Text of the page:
Is it because I'm a white male?

31 Oct 2012

I’m about to make a claim that will infuriate many – one, however, that I believe is becoming commonplace. White males are now becoming one of the most discriminated groups in society, suffering because of the lack of fair and equal representation and role models. I agree that historically men have had more than their fair share of control, power and advantages in life – but I think it is time to reflect on how far the pendulum has swung. In homage to Ali G’s “Is it cause I’m black” – a severely underrepresented group of society is now asking itself – “Is it cause we’re White Males?”.


Two years after Jeremy Paxman caused a stir by pointing to the active discrimination happening at the BBC; where qualified males were being prevented from rising through the ranks of the corporation because of their gender, it is time to fight a battle that for too long has been ignored. It is correct, truthful and fair to say that – in the past – males have had too much control. In the 21st century however the equality climate has truly changed. With the advent of equality law; isn’t it time that we practised what we preached; stood by our laws – and stood by the members of our society that are becoming ostracised, forgotten. The situation we now find ourselves in is nothing more than shambolic and indicates our failure as a fair and equal society. We are not listening. 

When I am debating the fact that at present the white male, which being a white male myself makes it more than hard to persuade someone of the uncomfortable reality, are today one of the most discriminated groups in society; I am asked about my experiences of discrimination. I’m cornered. I have no argument. Using the established thesis I am the exception to the rule, I am never discriminated against. This however, is false to the core. Men are discriminated against, to the worrying point where they do not recognise they are. I do not know of the advantages I could have had, the courses I could have been placed on, the opportunities that I could have stepped in to. And because I do not know the extent of which I am being discriminated – it is argued that I am not. The issue is far more complicated than that. Discrimination can, and does happen to everyone – and denying it (to argue therefore I am not discriminated against), contradicts the same argument that for centuries was used against those with power to define the situation the oppressed were in.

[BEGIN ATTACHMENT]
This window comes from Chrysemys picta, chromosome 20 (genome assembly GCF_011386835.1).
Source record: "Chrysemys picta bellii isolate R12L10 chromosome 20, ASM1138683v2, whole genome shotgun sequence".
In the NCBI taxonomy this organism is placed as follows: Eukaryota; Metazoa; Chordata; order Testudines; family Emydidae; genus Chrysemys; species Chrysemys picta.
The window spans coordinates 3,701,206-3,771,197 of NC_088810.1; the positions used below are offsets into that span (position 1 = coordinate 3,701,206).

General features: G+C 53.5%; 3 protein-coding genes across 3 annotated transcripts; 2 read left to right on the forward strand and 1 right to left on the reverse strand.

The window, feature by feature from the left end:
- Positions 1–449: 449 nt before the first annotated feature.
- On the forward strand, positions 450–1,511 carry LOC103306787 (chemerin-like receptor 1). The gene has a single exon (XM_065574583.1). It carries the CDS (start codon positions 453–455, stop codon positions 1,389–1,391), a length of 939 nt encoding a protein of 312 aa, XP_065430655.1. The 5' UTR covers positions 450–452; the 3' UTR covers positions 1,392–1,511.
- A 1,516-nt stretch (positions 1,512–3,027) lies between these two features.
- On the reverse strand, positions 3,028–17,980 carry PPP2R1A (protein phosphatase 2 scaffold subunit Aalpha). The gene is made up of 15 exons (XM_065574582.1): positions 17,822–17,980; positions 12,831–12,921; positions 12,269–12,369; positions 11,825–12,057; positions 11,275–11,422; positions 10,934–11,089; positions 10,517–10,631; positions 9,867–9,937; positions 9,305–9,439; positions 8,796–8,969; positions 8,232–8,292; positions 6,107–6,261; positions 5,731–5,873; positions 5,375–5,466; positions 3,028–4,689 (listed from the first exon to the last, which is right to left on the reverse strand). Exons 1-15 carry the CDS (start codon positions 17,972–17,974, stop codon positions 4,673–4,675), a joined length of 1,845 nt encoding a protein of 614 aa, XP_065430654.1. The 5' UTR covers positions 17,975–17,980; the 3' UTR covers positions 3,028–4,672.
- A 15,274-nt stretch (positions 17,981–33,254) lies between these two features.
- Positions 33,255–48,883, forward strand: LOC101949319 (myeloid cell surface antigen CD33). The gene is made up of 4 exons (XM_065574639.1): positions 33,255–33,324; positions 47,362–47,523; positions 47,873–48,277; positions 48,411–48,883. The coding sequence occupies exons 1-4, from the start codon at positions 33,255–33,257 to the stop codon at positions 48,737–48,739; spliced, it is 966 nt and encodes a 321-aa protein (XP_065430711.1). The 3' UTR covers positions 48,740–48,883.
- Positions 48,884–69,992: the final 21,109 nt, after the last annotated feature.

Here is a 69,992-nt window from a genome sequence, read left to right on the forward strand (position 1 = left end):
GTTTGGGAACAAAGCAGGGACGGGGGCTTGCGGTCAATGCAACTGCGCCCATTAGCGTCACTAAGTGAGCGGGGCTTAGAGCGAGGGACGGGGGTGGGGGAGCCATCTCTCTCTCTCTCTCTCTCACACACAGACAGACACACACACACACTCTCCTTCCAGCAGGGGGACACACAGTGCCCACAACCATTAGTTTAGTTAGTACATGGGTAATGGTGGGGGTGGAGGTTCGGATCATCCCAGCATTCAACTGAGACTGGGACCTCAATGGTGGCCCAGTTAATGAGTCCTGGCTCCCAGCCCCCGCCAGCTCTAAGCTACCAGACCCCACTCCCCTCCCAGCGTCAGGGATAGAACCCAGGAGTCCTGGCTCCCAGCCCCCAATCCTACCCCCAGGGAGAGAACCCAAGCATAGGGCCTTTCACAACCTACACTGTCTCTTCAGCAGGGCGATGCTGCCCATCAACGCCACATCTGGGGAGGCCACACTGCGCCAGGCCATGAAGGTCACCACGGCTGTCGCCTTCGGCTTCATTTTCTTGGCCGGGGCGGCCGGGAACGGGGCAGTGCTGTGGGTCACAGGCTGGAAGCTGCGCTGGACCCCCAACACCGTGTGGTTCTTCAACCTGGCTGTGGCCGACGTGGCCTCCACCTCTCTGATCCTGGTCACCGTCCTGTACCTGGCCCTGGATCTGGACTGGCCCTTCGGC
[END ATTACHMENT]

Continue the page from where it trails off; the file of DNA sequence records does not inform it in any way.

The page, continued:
This problem of discrimination is highlighted when the lack of fair representation, along with voice and identity is compared between segments of society. From the Women’s Institute to Women’s Hour, and The National Black Police Association, these programmes have done great good in giving minorities a voice; and should be strengthened. Now though, let’s go whole hog with gender equality – be fair and give people from every strand of society equal opportunities and an equal voice. This is being recognised, now – later than ever, by local authorities. Derby City and Nottingham City council are now just two of many local authorities which are using their initiative and pushing forward with Male Clinics, as they have done for Indian communities, Women and minorities. This is a move in the right direction.

Discrimination happens at every level of and to all parts of our society – nobody is safe. Along with employment, the government in both United Kingdom and others around the world are centred solely at logger heads with the needs of males. Two of these key departments are Health and Education. Breast Cancer accounted for more than 11,500 deaths last year, below the average of 12,500. In part this is because of better detection at an early stage through the use of mammograms. This was an amazing feat. Imagine the similar feat that could be achieved if regular screenings were given to men to check for prostate cancer. The 4th most common cancer, thousands of lives could be saved year after year if there was a level of detection. This however is too much to ask for. It is time that we offered help and assistance (including screening) to everyone, regardless of gender. It’s not rocket science – it’s about changing peoples’ lives and diverting disaster. In education, after decades of discrimination against female students – our neglect of male pupils has now returned to haunt us. Through a concerted effort to promote the Sciences and Technologies to girls, boys were not just ignored, but realistically lost out. It is impossible, now, not to recognise the trailing results for boys in the ‘boy v. girl’ world. This education inequality is highlighted in America where, in the Ivy League set of Universities are 59% are Women and 41% men. Although it could be suggested that men have more sectors to ‘move in to’ – are we to assume, and at the same time discriminate, that women “cannot do manual labour” – as that is as offensive. We should ensure that there are equal opportunities for all – based on merit and skill rather than gender. In this matriarchal society; with a female monarch and with teaching still very much female based profession – we must ensure that male role models are created; inspiring everyone and proving that barriers are being broken.

Feminists, at least some, and others may have been shocked and angered at my points; but I will not apologise. There is nothing wrong in wanting equality, uniformity and fairness in public life. There is no beating around the bush. In a country where women can outlive their male counterparts by 8 years, we must ensure that where we offer services to one group we ensure, where possible, we can offer a similar one to others. This is about levelling a playing field- promoting equality and ensuring that maybe one day we will reach the idyllic parity that we all want.

By James Wand

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